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Mini-post: Animals in “Children of Men”
As part of the (now indefinitely canceled) Philosophy at the Movies series I run at my institution I showed the phenomenal 2006 Cuarón movie Children of Men (based on the P.D. James novel “The Children of Men”). It’s a great movie that touches on a lot of different topics, but one thing that struck me on this re-viewing was the overwhelming presence of animals in the film.
We see this not only in the number of animals that people keep around (Jasper’s dog, the cows at the farm, the animals kept in the refugee cities, the zebras in the London palaces, etc.) but also in the number of dead animals that we see (e.g. burned horse carcasses in the fields). I think there are only a few scenes in which there are no animals around. It’s obvious that these were explicitly put in the movie on purpose (after all, one doesn’t just “accidentally” put a zebra in one’s film). But why are they in there? What are the writers and directors trying to tell us?
I have two theories. The first is that we're being reminded that even in a world without children, we don't lose the instinct to take care of other living beings. However, this interpretation is complicated by the fact that the presence of these animals is in a world in which people don't care about other people. One might very reasonably wonder what good it is to remind us that we'll still be inclined to take care of goats, sheep, and dogs in context in which we put foreigners in concentration camps and murder our comrades in cold blood. In this light, it seems that the presence of animals in the film is just a way to highlight a tragic quirk of human psychology.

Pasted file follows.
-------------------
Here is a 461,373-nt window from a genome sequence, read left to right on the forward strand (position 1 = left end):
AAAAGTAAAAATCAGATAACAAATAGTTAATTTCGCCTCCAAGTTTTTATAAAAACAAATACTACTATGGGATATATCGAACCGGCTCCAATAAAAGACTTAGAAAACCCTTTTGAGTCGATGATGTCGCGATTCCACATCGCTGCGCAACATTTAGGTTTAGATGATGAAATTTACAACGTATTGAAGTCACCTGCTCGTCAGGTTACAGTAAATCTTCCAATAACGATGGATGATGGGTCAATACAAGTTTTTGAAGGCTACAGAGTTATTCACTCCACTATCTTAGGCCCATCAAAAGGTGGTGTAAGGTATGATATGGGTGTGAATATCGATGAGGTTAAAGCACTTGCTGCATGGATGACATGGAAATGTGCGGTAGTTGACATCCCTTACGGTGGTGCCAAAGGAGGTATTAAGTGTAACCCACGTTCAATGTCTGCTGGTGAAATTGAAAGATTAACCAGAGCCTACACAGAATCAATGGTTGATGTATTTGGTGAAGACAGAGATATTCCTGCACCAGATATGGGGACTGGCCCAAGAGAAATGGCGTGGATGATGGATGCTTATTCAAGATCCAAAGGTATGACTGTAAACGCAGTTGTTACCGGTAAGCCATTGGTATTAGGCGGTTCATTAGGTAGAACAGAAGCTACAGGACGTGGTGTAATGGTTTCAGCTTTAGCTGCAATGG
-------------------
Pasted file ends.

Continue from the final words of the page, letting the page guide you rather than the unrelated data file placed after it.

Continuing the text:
This might be correct, but I think there's a bit more to this reading that that. In particular, I think we can get a better grasp of the film if we qualify the object of care in this circumstance. Namely, it's not that people will continue to care for any living being in the event of an apocalyptic crisis, but that they will continue to care for what they perceive to be innocent living beings. To the people in the film, the camps, the quarantines, the violence is all justified (rightly or not) by the assumption that the other is someone that must be controlled, arrested, and killed if one is to survive. The refugees must be put in camps because otherwise they would destroy the last remaining bit of a stable social life in England; likewise, comrades must be murdered if, when, and because their plans interfere with the organization's bigger political plans. In that sense, other living human beings are presented as a threat and tainted by the fact that they have their own interests and their own projects that might interfere with one's own.
The same can't be said for animals in this context. And importantly, even outside of this context (like our own), the same can't be said for children. Both animals and children are not simply living beings, but more importantly, they're innocent living beings--ones that are either impossible to mark as threatening, or that are not yet marked as such. And in a world without children, it is only animals who have that status. Thus, it's possible that the presence of animals in the film could be a reminder of our instinct to search for and nurture innocence.